Getting Cats in Carriers – Reducing the Stress of Travel Including Vet Visits: Some cats don’t quite know what to make of us. First we show them affection, then we give them a shot or do other annoying things, then we show them more affection. If a cat arrives already stressed out, that doesn’t help at all. Everyone involved wants a cat’s visit to the vet to be as mellow as possible, and this starts with a positive carrier experience. Here’s one strategy, positive familiarization.

Pets like what’s familiar and distrust new things – especially new things that are bigger than they are. Let your cat learn to recognize the carrier as a familiar and even positive place.
• Leave the carrier out in a room frequented by the cat.
• Place familiar, soft bedding in the carrier. Better yet, use bedding that has your scent on it.
• Put treats, catnip, and/or toys inside the carrier to encourage them to enter it willingly. At first, you may notice that the treats disappear overnight, and that it takes more time before they are willing to enter the carrier while you’re watching.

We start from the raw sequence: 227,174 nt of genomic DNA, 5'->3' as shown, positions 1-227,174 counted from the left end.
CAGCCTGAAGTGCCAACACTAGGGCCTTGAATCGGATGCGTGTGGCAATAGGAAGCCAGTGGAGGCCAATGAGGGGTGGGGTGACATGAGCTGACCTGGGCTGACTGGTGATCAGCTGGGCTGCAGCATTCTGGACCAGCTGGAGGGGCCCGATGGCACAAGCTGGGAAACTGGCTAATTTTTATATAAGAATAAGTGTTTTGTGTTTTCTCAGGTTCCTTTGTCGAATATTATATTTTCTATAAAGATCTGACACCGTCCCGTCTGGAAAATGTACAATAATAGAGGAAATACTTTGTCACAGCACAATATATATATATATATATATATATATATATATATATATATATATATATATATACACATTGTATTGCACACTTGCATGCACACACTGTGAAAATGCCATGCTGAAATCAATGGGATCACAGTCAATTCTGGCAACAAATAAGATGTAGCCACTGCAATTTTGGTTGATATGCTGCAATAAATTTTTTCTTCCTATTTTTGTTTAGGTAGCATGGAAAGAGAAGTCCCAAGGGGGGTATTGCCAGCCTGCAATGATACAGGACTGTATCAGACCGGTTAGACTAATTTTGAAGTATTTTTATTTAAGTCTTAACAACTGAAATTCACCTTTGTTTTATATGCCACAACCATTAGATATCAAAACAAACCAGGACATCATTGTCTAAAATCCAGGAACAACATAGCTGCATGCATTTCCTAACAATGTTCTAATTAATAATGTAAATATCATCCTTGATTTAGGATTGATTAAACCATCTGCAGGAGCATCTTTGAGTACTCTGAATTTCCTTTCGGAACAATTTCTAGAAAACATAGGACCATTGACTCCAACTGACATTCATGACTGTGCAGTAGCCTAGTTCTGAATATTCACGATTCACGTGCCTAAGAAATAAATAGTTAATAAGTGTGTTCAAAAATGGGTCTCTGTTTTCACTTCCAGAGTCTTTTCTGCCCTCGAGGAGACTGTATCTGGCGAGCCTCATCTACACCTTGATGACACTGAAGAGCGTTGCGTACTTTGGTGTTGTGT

• The process of positive familiarization can take weeks. Start well ahead of time. Keep the rewards coming.
• When getting your cat to enter the carrier, avoid measures that increase the stress: chasing, herding, getting stressed out yourself. Staying calm and in control is best for keeping your cat calm, too. If you need a reluctant cat in the carrier now, try this insertion method. Turn your carrier so the door faces up. Pick up your cat like you normally would, then hold your cat’s back two legs. While supporting your cat, slide him or her head first into the carrier, letting go of the back legs last. Removing all opportunity to struggle reduces the stress compared to having a real fight over it.
• If all else fails, reconsider your carrier. Of course, there are many theories and options on this: smaller, larger, top loading, removable doors, hard shell, soft shell, doubles as a cat bed, 2-piece, etc – it’s all out there.
• Another calming strategy while at the vet is to bring a towel or something to cover your carrier. If your cat is stressed out by the unfamiliar sounds and smells of the vet office, he or she may be happier hiding. Covering the carrier can give your cat a sense of hiding.

Cat Carriers

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